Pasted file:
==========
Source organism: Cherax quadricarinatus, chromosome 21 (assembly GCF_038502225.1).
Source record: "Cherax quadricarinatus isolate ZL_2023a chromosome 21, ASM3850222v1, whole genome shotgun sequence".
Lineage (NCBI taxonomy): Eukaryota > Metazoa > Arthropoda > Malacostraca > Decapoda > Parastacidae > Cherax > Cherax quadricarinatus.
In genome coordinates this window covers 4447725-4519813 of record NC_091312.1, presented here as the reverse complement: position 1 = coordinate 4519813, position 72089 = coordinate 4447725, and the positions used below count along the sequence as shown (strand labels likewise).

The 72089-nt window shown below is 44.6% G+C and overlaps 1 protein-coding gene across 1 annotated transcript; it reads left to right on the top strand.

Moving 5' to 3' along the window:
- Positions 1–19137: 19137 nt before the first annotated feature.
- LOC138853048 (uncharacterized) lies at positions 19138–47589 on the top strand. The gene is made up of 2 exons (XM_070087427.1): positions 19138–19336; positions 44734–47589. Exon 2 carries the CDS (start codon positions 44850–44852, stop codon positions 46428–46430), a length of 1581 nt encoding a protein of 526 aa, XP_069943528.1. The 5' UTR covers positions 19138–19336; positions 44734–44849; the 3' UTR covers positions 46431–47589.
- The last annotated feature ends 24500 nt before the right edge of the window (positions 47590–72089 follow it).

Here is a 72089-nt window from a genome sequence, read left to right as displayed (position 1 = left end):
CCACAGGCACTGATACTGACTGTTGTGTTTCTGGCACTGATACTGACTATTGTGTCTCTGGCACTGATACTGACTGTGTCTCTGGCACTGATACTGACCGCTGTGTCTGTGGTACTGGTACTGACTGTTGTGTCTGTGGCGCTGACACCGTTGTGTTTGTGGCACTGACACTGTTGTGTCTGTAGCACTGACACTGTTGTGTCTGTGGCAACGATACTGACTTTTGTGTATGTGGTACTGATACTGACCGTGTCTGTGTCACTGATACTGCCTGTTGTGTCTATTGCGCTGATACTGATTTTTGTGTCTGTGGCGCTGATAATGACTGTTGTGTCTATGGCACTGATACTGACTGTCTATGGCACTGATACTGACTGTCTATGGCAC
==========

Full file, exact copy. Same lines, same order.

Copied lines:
Source organism: Cherax quadricarinatus, chromosome 21 (assembly GCF_038502225.1).
Source record: "Cherax quadricarinatus isolate ZL_2023a chromosome 21, ASM3850222v1, whole genome shotgun sequence".
Lineage (NCBI taxonomy): Eukaryota > Metazoa > Arthropoda > Malacostraca > Decapoda > Parastacidae > Cherax > Cherax quadricarinatus.
In genome coordinates this window covers 4447725-4519813 of record NC_091312.1, presented here as the reverse complement: position 1 = coordinate 4519813, position 72089 = coordinate 4447725, and the positions used below count along the sequence as shown (strand labels likewise).

The 72089-nt window shown below is 44.6% G+C and overlaps 1 protein-coding gene across 1 annotated transcript; it reads left to right on the top strand.

Moving 5' to 3' along the window:
- Positions 1–19137: 19137 nt before the first annotated feature.
- LOC138853048 (uncharacterized) lies at positions 19138–47589 on the top strand. The gene is made up of 2 exons (XM_070087427.1): positions 19138–19336; positions 44734–47589. Exon 2 carries the CDS (start codon positions 44850–44852, stop codon positions 46428–46430), a length of 1581 nt encoding a protein of 526 aa, XP_069943528.1. The 5' UTR covers positions 19138–19336; positions 44734–44849; the 3' UTR covers positions 46431–47589.
- The last annotated feature ends 24500 nt before the right edge of the window (positions 47590–72089 follow it).

Here is a 72089-nt window from a genome sequence, read left to right as displayed (position 1 = left end):
CCACAGGCACTGATACTGACTGTTGTGTTTCTGGCACTGATACTGACTATTGTGTCTCTGGCACTGATACTGACTGTGTCTCTGGCACTGATACTGACCGCTGTGTCTGTGGTACTGGTACTGACTGTTGTGTCTGTGGCGCTGACACCGTTGTGTTTGTGGCACTGACACTGTTGTGTCTGTAGCACTGACACTGTTGTGTCTGTGGCAACGATACTGACTTTTGTGTATGTGGTACTGATACTGACCGTGTCTGTGTCACTGATACTGCCTGTTGTGTCTATTGCGCTGATACTGATTTTTGTGTCTGTGGCGCTGATAATGACTGTTGTGTCTATGGCACTGATACTGACTGTCTATGGCACTGATACTGACTGTCTATGGCAC